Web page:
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"The Lamp At Noon" Short Story About Isolation.

1027 words - 4 pages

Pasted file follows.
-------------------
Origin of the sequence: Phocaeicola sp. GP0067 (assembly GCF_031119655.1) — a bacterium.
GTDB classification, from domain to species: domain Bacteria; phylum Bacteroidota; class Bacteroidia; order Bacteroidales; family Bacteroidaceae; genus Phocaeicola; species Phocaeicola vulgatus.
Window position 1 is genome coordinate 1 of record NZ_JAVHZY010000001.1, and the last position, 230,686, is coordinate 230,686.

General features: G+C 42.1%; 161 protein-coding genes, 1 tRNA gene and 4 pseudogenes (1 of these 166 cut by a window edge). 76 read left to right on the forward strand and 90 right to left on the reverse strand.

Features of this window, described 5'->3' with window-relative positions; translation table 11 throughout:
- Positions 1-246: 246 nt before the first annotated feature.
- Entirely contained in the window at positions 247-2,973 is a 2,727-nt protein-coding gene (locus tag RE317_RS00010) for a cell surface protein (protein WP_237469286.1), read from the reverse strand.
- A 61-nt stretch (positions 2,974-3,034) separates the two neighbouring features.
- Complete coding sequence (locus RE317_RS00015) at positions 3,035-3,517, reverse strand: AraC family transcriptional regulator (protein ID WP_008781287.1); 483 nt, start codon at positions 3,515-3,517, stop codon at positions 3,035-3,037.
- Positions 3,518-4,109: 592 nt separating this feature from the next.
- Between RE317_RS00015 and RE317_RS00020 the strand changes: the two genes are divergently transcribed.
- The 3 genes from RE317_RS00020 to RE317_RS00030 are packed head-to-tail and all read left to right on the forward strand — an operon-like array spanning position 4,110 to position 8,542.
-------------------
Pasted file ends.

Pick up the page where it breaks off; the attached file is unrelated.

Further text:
Sinclair Ross responds to the issue of isolation, in his short story, "The Lamp at Noon." The author focuses on the theme of how not to deal with isolation. This notion is reinforced by the setting (mood/physical), characters, and symbolism that he describes so vividly.The first method the author uses to convey the idea of isolation is through setting. The setting was beautifully described creating imagery that assists the focus of the theme. Sinclair expresses personification in climate changes, for example, "..Demented wind fled keening past the house: a wail through the eaves that died every minute or two." (Ross, p. 62). From this given statement in the story, you can already imagine the mood of the setting, a dark, dreary, somewhat harsh, and depressing scene. The different changes in weather reflect how the characters are feeling. Paul and Ellen both feel upset, depressed, and dark, especially about their relationship. As the story progresses, the changes in weather correspond to the characters moods a little more directly. The setting in this short story is a major element of this piece, without it, the plot would be kind of dull and "blah," because it gives you an idea of the time and place in the story. Time and place are key elements of a story's plot, which helps focus on the given theme of isolation, and how not to deal with it in this case.The second method that the author uses was characterization - another major factor of foundation for a good read. Ross used excellent descriptions for the two main characters. This is because they could be related to fairly easily, and realistically. Ellen's strong and hopeful feelings which dance around the idea of a better, healthier and even a little more "rewarding" life are nicely depicted. The reality of her hopes, however, is that the things she wants and needs most are unattainable, which links her feelings to the theme of isolation. So, if she can not produce these things, she just sits and waits for a better opportunity, and her husband to come home safe and sound to comfort her with love and affection as shown in this following quote, "... Please stay ... I'm so caged - if I could only break away and run. See - I stand like this all day. I can't relax. My throat's so tight it aches." (Ross, p. 68). From this little paragraph, you can already dissect the thoughts and feelings portrayed by the character's strong words that she used to be well off, and accustomed to the finer things in life, but also that she needs love and affection from her husband to "replace" that "need." Now Paul on the other hand, a rugged, strong, 30 year old farmer is a touch stronger and more persistent for success compared to Ellen. He struggles to keep his land and livestock alive and booming. He was quite determined in staying and trying, and waiting for the land to sprout with better crops, as well...

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